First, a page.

-- The look of ecstasy on Grace Park's face captured by the cameras an instant before her feet hit the water beside the 18th green at Mission Hills Country Club in March was one of the more indelible images of the women's golf season. For Park, that victory leap in the lake after securing her first major title at the Kraft Nabisco Championship should also serve as a reminder of how much enjoyment she can take from a game that made her so miserable early in her professional career.

"I struggled so much for that first couple of years," said Park, now 25 and in her fifth full season on the LPGA Tour, as she attempts to win her second straight major title at the LPGA Championship starting Thursday at DuPont Country Club. "I wasn't the person I had always been.

"But in a way, I'm glad it happened early in my professional career instead of having that slump, that mental disaster in the middle of my career. I got it out of the way. I know how it feels to play horrible and be miserable. I don't want to go back to that stage again, so I'm happier now and I work harder."

Park, a native of South Korea who moved to the United States at age 12 to improve her game, is also being appreciated worldwide as one of the LPGA's most luminous young rising stars. Only the indomitable Annika Sorenstam stands between her and being the No. 1 player on the tour. Park is ranked second behind Sorenstam in scoring average (69.12), earnings ($665,702) and player of the year points, with very slim margins separating the two in all three categories.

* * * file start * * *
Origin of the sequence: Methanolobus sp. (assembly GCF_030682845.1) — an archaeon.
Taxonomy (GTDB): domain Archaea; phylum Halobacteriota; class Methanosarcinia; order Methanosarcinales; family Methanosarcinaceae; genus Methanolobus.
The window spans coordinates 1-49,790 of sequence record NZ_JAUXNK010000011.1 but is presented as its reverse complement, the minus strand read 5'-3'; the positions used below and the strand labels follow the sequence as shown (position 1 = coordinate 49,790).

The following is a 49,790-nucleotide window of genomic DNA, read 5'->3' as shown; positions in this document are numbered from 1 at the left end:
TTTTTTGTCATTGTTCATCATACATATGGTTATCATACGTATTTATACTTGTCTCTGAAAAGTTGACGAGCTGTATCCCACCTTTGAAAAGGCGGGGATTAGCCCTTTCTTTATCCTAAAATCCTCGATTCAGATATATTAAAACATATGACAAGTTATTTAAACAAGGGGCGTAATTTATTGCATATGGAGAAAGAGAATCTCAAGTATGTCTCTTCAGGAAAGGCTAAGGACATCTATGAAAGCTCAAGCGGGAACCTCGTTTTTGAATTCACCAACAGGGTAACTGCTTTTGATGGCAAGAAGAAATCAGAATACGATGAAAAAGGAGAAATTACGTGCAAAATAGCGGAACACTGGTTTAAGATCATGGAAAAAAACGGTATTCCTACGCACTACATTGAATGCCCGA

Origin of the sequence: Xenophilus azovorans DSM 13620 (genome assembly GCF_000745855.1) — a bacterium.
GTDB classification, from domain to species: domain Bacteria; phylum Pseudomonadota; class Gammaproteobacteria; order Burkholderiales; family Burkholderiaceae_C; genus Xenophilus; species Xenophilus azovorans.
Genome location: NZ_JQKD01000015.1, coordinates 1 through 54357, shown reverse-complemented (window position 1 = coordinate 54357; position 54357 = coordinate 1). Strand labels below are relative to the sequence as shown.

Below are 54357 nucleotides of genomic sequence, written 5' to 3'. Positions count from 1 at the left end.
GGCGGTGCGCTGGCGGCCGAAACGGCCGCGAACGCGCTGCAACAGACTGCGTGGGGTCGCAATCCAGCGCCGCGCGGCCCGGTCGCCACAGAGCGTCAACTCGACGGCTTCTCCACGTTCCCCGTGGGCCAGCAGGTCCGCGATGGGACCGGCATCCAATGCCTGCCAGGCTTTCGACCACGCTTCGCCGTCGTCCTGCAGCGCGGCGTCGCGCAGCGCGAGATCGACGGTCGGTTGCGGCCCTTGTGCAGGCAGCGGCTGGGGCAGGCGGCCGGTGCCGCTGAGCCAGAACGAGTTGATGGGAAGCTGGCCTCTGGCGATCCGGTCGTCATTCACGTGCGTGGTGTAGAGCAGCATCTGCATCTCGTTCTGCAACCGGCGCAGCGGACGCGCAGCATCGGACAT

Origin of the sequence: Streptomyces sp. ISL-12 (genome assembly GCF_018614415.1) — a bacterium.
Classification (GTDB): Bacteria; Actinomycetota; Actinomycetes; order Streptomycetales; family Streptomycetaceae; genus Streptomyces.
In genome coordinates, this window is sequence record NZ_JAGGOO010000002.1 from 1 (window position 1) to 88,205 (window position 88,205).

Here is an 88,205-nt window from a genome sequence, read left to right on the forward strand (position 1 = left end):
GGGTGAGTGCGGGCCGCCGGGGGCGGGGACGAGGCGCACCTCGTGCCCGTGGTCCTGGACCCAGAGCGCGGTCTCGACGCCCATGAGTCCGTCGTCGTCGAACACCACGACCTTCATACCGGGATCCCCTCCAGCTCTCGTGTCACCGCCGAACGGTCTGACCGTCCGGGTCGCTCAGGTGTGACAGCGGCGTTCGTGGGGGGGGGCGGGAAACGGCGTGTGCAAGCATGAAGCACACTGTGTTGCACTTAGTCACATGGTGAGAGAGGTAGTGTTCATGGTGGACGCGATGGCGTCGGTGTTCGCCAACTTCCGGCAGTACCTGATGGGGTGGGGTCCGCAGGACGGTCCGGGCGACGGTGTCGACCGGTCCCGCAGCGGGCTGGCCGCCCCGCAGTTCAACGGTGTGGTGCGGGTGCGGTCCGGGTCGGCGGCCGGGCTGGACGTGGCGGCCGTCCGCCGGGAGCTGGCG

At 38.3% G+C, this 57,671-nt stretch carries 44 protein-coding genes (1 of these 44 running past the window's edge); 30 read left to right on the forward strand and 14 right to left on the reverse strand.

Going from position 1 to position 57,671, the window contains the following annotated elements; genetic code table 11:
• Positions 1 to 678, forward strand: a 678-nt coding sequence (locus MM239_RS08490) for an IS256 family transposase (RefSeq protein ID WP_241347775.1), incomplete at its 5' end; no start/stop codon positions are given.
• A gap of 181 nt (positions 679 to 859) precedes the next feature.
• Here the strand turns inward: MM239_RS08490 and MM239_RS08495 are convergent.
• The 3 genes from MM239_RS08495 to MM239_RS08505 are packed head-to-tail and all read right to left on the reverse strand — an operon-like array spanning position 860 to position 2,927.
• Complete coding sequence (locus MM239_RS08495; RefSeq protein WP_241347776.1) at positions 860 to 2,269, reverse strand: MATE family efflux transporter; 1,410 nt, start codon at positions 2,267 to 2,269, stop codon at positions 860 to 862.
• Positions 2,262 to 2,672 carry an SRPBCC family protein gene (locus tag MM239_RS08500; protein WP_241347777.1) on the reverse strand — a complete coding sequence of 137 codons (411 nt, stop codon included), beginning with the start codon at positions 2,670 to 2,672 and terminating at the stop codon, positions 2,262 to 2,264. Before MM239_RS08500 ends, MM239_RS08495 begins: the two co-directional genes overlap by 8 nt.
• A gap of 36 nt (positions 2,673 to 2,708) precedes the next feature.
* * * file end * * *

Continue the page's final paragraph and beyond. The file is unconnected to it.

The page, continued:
An official rankings system will be put in place next season, but when Park was asked Wednesday where she would rank herself at the moment, she said: "Two, right now, and hopefully it will go up. . . . I just know there is one person ahead of me."

Park had always been No. 1 coming up through the ranks, both in junior golf and as a two-year starter for Arizona State. She was expected, by her peers and by herself, to vault to similar heights far sooner in her professional career. But Park makes no excuses for her early struggles, blaming no one but the immaculately dressed, impeccably made-up young woman she saw in the mirror every day.

"It wasn't anything physical, it was more mental," she said two months ago. "I just wasn't ready to be out here, playing full time. My mind was just always wandering, wandering. Should I still be in school? Not wanting to have all the responsibilities of being a professional, that obviously had huge effects on my golf game. I wasn't happy on the golf course, but when I was off the golf course, I was stressing over not practicing or playing well. It took me a couple of years to realize that this is what I really want to do and this is my life, my work, and something I dreamed to do."

Park said she can't point to any particular event or personal epiphany that changed her attitude. At the end of the 2001 season, she said she took a month off in December and went home to South Korea, where her parents, both enthusiastic golfers, own two of the country's largest restaurants. She decided to go skiing and put her clubs away for the longest stretch of her life since she starting playing at age 8. When she came back to her home in Phoenix, "I was actually excited to get back to work again, to practice and make my swing better."